Note also that PHP's regular expressions are not Unicode-aware, so if you are using UTF-8 (which generally you want to be), the character ê is not a single character, but byte C3 followed by byte AA. That's fine for simple literal matches, but in situations like a character class you're now matching two bytes separately instead of one after each other, which can easily mess up your expression.

3
  • Yes, you are correct. I'm returning the result with echo json_encode($keywords);, then I alert the result.
    – Steven
    Jan 12 '10 at 17:19
  • So maybe it's a better solution for me to replace special characters like è with e when saving it to database?
    – Steven
    Jan 12 '10 at 17:22
  • Why do you want to replace/remove perfectly good Unicode characters?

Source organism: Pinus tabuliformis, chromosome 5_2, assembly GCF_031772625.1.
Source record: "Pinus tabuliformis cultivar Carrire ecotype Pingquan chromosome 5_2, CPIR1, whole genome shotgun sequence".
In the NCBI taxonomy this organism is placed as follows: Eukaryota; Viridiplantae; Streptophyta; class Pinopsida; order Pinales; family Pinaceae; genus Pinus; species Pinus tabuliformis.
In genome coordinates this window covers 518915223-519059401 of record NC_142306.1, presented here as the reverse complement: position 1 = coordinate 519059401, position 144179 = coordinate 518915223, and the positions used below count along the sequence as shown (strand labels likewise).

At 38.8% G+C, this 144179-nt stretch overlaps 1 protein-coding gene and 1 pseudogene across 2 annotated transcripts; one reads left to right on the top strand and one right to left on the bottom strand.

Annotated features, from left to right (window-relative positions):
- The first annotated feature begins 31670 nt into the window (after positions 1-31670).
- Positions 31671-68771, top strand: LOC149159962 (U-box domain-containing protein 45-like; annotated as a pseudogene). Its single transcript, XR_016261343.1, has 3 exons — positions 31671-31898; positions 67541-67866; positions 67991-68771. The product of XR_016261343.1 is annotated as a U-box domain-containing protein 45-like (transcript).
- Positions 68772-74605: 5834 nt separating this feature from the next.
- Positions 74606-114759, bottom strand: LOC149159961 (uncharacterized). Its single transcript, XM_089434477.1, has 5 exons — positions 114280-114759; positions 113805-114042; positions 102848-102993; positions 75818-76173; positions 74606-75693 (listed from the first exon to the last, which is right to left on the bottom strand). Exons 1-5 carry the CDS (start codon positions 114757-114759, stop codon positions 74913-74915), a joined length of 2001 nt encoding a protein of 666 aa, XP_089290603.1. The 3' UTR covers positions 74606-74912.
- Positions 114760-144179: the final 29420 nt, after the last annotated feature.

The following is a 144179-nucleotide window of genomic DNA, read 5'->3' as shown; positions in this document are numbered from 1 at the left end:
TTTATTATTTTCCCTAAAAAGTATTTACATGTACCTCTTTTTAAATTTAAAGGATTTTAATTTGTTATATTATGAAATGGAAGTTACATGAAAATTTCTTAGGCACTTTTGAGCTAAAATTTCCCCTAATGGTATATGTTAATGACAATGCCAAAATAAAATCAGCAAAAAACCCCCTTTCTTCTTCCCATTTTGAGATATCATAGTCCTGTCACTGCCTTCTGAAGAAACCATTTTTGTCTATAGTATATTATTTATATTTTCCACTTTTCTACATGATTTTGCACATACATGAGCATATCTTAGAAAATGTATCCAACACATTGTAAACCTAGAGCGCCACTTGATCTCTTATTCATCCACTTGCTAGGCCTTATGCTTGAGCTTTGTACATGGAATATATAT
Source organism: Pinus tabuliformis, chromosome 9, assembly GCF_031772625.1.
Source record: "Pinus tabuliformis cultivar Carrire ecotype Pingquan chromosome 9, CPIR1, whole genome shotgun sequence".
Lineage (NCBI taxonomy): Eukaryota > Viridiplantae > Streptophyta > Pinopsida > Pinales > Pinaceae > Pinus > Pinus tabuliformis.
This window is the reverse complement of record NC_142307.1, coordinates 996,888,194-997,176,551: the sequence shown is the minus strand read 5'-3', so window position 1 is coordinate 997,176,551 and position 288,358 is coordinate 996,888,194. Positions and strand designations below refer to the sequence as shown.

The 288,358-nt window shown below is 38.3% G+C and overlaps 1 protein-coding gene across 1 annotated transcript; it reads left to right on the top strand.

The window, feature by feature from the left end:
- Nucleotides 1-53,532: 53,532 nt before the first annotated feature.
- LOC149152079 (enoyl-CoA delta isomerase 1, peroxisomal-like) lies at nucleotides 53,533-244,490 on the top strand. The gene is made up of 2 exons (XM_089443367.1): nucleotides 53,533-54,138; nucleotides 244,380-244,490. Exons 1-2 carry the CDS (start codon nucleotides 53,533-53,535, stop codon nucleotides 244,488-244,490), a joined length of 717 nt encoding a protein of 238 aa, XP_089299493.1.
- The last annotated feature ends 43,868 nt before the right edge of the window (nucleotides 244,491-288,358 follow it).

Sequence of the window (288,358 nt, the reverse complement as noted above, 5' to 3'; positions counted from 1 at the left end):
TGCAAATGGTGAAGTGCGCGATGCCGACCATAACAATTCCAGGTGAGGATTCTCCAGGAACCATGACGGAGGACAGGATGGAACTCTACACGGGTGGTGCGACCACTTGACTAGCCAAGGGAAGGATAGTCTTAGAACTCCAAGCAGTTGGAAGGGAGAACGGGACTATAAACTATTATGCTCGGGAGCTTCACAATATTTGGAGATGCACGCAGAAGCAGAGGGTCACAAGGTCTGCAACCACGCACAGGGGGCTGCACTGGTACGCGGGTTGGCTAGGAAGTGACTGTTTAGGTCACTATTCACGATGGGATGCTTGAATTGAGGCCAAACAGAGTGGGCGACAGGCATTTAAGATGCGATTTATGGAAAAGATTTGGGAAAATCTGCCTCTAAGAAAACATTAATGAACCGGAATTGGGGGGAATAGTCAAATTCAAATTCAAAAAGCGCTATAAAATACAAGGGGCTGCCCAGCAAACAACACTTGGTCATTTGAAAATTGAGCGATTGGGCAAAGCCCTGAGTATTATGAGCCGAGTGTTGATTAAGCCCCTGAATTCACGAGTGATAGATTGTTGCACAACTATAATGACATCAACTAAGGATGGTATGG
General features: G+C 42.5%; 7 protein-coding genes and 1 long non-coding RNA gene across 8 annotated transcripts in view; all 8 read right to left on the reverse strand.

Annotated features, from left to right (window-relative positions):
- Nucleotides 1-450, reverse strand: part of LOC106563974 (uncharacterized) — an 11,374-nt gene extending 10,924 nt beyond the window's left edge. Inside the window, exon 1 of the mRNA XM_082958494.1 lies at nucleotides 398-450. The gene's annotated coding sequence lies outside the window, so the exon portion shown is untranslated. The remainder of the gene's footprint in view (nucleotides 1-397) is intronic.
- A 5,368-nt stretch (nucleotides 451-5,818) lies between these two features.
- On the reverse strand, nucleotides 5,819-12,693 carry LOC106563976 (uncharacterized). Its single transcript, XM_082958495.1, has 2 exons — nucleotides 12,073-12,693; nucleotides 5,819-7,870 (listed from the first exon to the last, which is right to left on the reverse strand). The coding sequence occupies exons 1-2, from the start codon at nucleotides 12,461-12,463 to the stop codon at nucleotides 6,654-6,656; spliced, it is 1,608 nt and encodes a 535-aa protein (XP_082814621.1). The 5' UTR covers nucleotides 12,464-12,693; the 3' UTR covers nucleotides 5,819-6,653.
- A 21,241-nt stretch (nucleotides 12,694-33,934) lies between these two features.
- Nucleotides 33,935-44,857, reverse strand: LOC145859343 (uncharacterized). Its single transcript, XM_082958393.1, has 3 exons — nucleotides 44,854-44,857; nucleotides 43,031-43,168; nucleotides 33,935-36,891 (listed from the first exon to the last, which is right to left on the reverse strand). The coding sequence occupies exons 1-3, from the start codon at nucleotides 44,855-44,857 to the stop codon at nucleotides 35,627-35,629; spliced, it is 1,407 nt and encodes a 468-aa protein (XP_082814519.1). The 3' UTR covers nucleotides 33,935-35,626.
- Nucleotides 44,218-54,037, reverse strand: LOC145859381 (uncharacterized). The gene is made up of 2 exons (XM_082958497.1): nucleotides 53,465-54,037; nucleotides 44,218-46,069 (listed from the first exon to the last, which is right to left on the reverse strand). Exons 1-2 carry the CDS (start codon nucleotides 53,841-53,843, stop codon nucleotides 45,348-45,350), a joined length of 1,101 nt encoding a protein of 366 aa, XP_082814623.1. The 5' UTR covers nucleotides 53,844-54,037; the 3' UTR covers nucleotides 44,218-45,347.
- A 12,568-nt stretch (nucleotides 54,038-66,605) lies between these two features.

– bobince
    Jan 12 '10 at 18:54
4

If you want to replace 'é' with 'e', etc. use iconv() with the //TRANSLIT modifier

e.g.,

$newString = iconv('UTF-8', 'ASCII//TRANSLIT', $myString);

A more complete example:

$ cat scratch.php
<?php
$x = "Prêt-à-porter";
var_dump(json_encode(iconv("UTF-8", "ASCII//TRANSLIT", $x)));


$ php scratch.php
string(15) ""Pret-a-porter""
$ 
0

this may not be 100% accurate, but looking at the regex your using i don't think preg_replace() is the issue. I think the reason you are getting '\u00e' is due to php's poor support of character encodings.

1
0